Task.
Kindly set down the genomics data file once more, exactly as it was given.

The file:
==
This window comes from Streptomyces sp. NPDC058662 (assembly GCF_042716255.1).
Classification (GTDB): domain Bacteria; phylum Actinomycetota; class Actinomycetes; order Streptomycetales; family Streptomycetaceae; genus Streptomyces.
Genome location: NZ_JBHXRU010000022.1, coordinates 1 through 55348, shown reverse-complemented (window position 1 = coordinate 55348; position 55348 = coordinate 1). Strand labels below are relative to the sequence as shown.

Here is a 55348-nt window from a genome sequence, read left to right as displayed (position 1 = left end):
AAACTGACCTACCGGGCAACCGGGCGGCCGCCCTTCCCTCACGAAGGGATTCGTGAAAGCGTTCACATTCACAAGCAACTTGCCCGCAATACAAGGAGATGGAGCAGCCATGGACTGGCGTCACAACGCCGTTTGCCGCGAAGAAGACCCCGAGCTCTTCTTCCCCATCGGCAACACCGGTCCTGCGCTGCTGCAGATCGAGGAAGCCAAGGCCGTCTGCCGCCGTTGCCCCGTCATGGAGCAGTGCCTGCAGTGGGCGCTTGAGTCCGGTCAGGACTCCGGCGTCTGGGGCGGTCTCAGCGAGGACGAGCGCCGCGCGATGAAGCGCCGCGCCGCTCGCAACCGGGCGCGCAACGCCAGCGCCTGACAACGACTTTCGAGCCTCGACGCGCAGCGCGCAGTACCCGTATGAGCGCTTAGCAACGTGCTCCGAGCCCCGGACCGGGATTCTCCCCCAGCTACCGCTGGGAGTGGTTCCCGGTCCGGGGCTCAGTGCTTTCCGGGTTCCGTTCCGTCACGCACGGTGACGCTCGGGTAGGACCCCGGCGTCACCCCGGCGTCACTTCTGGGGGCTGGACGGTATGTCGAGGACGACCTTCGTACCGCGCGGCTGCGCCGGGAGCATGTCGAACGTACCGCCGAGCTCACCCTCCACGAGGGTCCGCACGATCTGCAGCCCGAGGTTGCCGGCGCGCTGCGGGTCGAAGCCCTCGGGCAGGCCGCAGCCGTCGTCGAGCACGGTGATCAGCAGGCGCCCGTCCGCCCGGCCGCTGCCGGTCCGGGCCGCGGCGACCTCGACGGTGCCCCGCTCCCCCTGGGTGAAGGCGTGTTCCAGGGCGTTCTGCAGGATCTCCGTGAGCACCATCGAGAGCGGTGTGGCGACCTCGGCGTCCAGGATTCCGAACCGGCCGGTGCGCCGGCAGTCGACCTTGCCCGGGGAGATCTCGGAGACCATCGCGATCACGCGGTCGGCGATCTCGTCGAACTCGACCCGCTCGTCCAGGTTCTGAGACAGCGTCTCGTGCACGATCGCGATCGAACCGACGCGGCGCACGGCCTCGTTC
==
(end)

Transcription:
This window comes from Streptomyces sp. NPDC058662 (assembly GCF_042716255.1).
Classification (GTDB): domain Bacteria; phylum Actinomycetota; class Actinomycetes; order Streptomycetales; family Streptomycetaceae; genus Streptomyces.
Genome location: NZ_JBHXRU010000022.1, coordinates 1 through 55348, shown reverse-complemented (window position 1 = coordinate 55348; position 55348 = coordinate 1). Strand labels below are relative to the sequence as shown.

Here is a 55348-nt window from a genome sequence, read left to right as displayed (position 1 = left end):
AAACTGACCTACCGGGCAACCGGGCGGCCGCCCTTCCCTCACGAAGGGATTCGTGAAAGCGTTCACATTCACAAGCAACTTGCCCGCAATACAAGGAGATGGAGCAGCCATGGACTGGCGTCACAACGCCGTTTGCCGCGAAGAAGACCCCGAGCTCTTCTTCCCCATCGGCAACACCGGTCCTGCGCTGCTGCAGATCGAGGAAGCCAAGGCCGTCTGCCGCCGTTGCCCCGTCATGGAGCAGTGCCTGCAGTGGGCGCTTGAGTCCGGTCAGGACTCCGGCGTCTGGGGCGGTCTCAGCGAGGACGAGCGCCGCGCGATGAAGCGCCGCGCCGCTCGCAACCGGGCGCGCAACGCCAGCGCCTGACAACGACTTTCGAGCCTCGACGCGCAGCGCGCAGTACCCGTATGAGCGCTTAGCAACGTGCTCCGAGCCCCGGACCGGGATTCTCCCCCAGCTACCGCTGGGAGTGGTTCCCGGTCCGGGGCTCAGTGCTTTCCGGGTTCCGTTCCGTCACGCACGGTGACGCTCGGGTAGGACCCCGGCGTCACCCCGGCGTCACTTCTGGGGGCTGGACGGTATGTCGAGGACGACCTTCGTACCGCGCGGCTGCGCCGGGAGCATGTCGAACGTACCGCCGAGCTCACCCTCCACGAGGGTCCGCACGATCTGCAGCCCGAGGTTGCCGGCGCGCTGCGGGTCGAAGCCCTCGGGCAGGCCGCAGCCGTCGTCGAGCACGGTGATCAGCAGGCGCCCGTCCGCCCGGCCGCTGCCGGTCCGGGCCGCGGCGACCTCGACGGTGCCCCGCTCCCCCTGGGTGAAGGCGTGTTCCAGGGCGTTCTGCAGGATCTCCGTGAGCACCATCGAGAGCGGTGTGGCGACCTCGGCGTCCAGGATTCCGAACCGGCCGGTGCGCCGGCAGTCGACCTTGCCCGGGGAGATCTCGGAGACCATCGCGATCACGCGGTCGGCGATCTCGTCGAACTCGACCCGCTCGTCCAGGTTCTGAGACAGCGTCTCGTGCACGATCGCGATCGAACCGACGCGGCGCACGGCCTCGTTC